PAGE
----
Many children's lives are saved and many more children's lives enhanced by the intervention of social workers and those in the voluntary agencies ("New Gove plan aims to attract elite to social work", 28 October). The casual demeaning of this work by suggesting that "elite graduates" are fast-tracked into the profession, where they can stay for all of two years, is indicative of the easy stereotyping and negative attitudes towards social workers that make their profession so widely criticised.
As for linking Gove's announcement to the Savile scandal, Jimmy Savile was not able to serially sexually abuse children because of a failure by social workers, but because so many who could have stopped him turned a blind eye.
A Unicef report in 2007 rated the UK lowest in a league table of 20 OECD2 countries for child well-being, and little had changed in its 2011 report. When we stop demonising our vulnerable children, start taking responsibility for them and respecting their rights, then children will be safer, social work will be valued and society will be better for it.
While it is essential that social workers have good intellectual ability, they also need to be compassionate and have authoritative communication skills, qualities not exclusive to the best of Russell Group graduates. Vulnerable children deserve better than having to rely on ill-thought-through but high-profile special schemes which at best will have a marginal impact and at worst undermine the changes already in train.
Senior lecturer, applied social services Worcester University
During 20 years in childcare, what worked in child protection was multidisciplinary teamwork and support, professional commitment and resources. It took years to establish the fruitful networks, including police, around the Inner London Education Authority. ILEA was becoming an effective counterweight to childhood need and family deprivation, but it was a shameful casualty of the Thatcher/ Livingstone spat. What let us down repeatedly was the legal system, and the Child Protection Service and its obfuscations.
If ever there was a job where running a home and raising children counted for more than a degree, it is social work. That graduates, with their huge debt and unhoned life skills, should be thought fit to support impoverished households in trouble, only shows how little Gove knows about the reality of life for countless families.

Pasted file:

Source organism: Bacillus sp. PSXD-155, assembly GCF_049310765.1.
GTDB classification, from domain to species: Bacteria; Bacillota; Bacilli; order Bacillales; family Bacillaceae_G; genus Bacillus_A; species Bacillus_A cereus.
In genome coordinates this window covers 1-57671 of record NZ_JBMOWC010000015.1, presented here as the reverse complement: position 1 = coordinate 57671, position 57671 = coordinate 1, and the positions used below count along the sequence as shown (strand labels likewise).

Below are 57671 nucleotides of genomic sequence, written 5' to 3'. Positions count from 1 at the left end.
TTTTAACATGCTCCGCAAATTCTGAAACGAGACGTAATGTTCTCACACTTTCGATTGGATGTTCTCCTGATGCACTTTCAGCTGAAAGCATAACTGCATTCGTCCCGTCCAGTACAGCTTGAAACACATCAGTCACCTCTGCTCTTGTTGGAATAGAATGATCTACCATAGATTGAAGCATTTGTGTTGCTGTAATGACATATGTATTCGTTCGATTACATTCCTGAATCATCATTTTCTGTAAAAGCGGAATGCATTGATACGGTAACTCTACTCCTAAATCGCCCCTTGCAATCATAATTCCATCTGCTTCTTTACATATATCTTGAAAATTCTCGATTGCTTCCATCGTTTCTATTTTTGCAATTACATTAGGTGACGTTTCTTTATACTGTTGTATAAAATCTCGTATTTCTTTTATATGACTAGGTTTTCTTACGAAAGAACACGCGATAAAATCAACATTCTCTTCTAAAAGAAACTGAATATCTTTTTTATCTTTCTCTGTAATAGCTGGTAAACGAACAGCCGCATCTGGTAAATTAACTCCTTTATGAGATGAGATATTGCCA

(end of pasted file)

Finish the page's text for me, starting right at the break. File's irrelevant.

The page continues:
Groombridge, East Sussex
The Rommel family still defends the reputation of its wartime general ("Row over film that portrays Rommel as more rat than fox", 28 October). Yet Rommel called Hitler his "sun lamp", and developed only a passing involvement in the plots of 1944 as he disagreed with Hitler's later military decisions, not his other policies. The plotters envisaged an army dictatorship which would have traded occupied Europe in exchange for a ceasefire allowing them to focus on fighting Russia. There would have been no democracy or Nuremberg trials. Some hero.
All the London television critics seem to bewailing the end of The Thick of It ("Tucker's no more...", 28 October). Why? Am I the only one who finds in the cold, cruel, cynical attitude much that is wrong with today's television? This repulsive stuff is too self-regarding to be proper satire.
The creature with which you illustrated Jane Merrick's article "How do-gooders threaten humble bee" is a hoverfly, not a bee (28 October). Hoverflies are good mimics – it's a trick intended to fool birds, small mammals and picture editors. The figure of £20bn given as the value of "bees" to the British economy does not specifically refer to "hive bees". Bees are not the sole or even major pollinators of our crops. If the £20bn quoted is the value to the British economy of crop pollination, I would claim that flies (the two-winged Diptera, such as hoverflies) can claim a similar value. The one in your picture is clearly helping to pollinate a flower.
Bulletin editor, Dipterists Forum
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